What Are the Different Uses of Maitake Extract?

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  • Written By: Marlene Garcia
  • Edited By: Daniel Lindley
  • Last Modified Date: 13 August 2019
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Maitake extract has been used in traditional Asian medicine to treat diabetes, cancer, autoimmune diseases, and bowel disorders, and to aid women in becoming pregnant, for centuries. It is also promoted as a weight-loss supplement. Recent research using animals and laboratory cultures shows maitake extract might be effective and also help with high cholesterol and the side effects of chemotherapy. The extract comes from the maitake mushroom, native to a mountainous region in Japan.

Tests on mice have been promising. The animal studies revealed the substance enhanced healthy cells that fight the spread of malignant tumors, and boosted the immune system in mice. Maitake extract, known as maitake D-fraction, slowed the spread of breast and liver cancer in animals while protecting healthy cells.

Researchers believe health benefits stem from polysaccharides, defined as numerous sugar molecules joining to create a single, large molecule called beta glucan or betaglycan. This chemical might produce antigens that enhance macrophages, T-cells, and other cells in the body that fight cancer and disease. In one Japanese study, about half of cancer patients improved when given maitake extract along with traditional cancer treatment. The research was deemed scientifically invalid, however, because scientists were unable to compare results with a control group.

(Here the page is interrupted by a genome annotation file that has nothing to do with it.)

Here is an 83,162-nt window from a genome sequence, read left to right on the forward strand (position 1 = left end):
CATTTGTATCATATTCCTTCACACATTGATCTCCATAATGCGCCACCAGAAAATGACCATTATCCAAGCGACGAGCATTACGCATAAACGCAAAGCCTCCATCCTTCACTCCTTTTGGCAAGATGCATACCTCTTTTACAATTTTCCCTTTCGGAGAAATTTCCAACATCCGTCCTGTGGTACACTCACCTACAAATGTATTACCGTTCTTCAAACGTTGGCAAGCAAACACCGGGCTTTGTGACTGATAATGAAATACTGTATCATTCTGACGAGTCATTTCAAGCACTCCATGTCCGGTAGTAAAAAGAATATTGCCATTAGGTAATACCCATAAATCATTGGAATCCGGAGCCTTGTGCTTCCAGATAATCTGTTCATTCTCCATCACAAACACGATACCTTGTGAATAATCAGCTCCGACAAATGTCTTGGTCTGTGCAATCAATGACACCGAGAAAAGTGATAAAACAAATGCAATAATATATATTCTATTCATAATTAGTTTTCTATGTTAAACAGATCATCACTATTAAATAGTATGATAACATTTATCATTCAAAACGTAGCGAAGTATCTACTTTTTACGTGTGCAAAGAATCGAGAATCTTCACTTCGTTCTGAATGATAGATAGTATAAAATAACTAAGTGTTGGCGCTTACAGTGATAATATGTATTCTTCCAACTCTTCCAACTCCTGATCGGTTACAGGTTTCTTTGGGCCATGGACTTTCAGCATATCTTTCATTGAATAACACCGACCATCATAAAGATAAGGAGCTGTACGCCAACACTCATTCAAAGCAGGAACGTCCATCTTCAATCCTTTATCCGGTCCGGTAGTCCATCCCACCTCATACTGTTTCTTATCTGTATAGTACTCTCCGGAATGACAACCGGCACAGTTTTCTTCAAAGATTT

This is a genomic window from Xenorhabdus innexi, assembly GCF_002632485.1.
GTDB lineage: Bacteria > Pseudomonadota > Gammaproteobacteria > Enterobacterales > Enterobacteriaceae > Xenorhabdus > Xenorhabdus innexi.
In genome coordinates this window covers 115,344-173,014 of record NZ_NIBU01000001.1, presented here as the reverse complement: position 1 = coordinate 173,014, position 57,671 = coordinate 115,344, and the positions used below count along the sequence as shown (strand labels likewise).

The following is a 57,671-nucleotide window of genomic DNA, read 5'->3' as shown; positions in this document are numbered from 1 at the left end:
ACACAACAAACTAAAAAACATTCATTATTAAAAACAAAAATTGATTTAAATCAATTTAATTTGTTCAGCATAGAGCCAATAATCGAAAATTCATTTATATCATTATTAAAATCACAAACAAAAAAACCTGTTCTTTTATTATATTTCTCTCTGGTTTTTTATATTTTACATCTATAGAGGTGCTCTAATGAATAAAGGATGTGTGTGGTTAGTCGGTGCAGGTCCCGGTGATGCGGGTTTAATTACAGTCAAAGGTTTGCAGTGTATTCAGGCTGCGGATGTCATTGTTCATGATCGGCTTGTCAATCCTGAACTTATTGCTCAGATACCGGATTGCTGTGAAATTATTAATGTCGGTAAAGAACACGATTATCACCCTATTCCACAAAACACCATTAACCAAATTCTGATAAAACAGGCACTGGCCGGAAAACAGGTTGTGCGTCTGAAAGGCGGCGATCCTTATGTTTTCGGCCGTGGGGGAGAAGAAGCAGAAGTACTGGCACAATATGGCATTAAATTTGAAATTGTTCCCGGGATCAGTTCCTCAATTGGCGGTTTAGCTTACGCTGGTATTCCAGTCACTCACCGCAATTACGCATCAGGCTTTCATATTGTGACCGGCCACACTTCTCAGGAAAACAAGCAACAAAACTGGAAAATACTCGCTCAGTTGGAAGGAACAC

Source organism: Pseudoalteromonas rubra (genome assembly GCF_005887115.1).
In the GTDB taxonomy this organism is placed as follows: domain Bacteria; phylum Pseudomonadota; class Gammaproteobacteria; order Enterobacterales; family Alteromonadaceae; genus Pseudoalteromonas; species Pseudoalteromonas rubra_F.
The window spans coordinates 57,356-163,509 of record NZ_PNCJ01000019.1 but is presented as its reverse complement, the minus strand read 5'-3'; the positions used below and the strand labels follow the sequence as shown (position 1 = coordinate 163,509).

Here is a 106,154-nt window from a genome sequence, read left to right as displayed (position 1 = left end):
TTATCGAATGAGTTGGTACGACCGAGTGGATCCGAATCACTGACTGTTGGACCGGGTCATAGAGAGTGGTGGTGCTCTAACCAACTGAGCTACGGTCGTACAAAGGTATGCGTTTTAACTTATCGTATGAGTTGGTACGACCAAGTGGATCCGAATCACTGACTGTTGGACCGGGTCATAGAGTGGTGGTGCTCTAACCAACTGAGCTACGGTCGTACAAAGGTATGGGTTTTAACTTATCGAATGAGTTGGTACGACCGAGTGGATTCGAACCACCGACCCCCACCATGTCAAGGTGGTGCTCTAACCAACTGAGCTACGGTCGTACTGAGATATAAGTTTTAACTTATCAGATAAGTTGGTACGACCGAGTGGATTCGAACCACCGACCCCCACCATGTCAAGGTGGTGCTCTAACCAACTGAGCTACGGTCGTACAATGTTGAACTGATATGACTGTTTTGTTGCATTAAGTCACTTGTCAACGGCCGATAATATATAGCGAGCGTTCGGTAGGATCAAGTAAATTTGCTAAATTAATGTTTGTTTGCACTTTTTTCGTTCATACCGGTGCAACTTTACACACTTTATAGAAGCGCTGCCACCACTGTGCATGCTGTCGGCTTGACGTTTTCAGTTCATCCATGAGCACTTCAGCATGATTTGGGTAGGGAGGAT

Also called the cloud mushroom, king of mushrooms, hen of woods, and dancing mushroom, the maitake variety of the fungus is considered safe to eat. Asians use the mushroom in cooking, as a tea, and as a supplement to extend life and enhance health. Since the 1980s, the plant became the topic of increased research to explore its medicinal benefits.

It may lower blood sugar levels in diabetics. Doctors advise diabetes patients who use maitake mushroom while taking traditional prescription medication to keep a close watch on glucose levels. Maitake extract may interact with these drugs and cause unhealthy blood sugar levels. The same advice holds true for patients using the food or supplements to lower blood pressure.

Two studies in 2010 showed the extract might help treat inflammatory bowel disease and polycystic ovary syndrome (PCOS). Women with PCOS might begin ovulating, potentially leading to pregnancy, after ingesting beta glucan. Bowel inflammation decreased in studies of the substance for this condition, but all research involved animals.

The supplement is sold in tablets, capsules, and liquid form. The level of beta glucan might vary widely by manufacturer and is not regulated by consumer protection agencies in most areas. Recommended dosage of the extract ranges from 3 to 7 grams a day. Maitake mushrooms can also be purchased in some grocery stores and eaten whole or steeped in a tea.


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